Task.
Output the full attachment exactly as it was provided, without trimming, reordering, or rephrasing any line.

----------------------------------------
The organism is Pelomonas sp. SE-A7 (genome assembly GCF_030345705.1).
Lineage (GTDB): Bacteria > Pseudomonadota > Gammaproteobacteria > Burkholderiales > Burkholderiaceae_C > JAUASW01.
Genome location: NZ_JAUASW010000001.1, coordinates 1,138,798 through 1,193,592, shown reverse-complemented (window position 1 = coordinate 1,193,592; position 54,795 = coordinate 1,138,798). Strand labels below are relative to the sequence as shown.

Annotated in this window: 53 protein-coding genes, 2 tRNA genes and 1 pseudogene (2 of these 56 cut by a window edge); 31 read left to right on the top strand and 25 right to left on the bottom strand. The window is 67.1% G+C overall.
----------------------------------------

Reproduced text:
The organism is Pelomonas sp. SE-A7 (genome assembly GCF_030345705.1).
Lineage (GTDB): Bacteria > Pseudomonadota > Gammaproteobacteria > Burkholderiales > Burkholderiaceae_C > JAUASW01.
Genome location: NZ_JAUASW010000001.1, coordinates 1,138,798 through 1,193,592, shown reverse-complemented (window position 1 = coordinate 1,193,592; position 54,795 = coordinate 1,138,798). Strand labels below are relative to the sequence as shown.

Annotated in this window: 53 protein-coding genes, 2 tRNA genes and 1 pseudogene (2 of these 56 cut by a window edge); 31 read left to right on the top strand and 25 right to left on the bottom strand. The window is 67.1% G+C overall.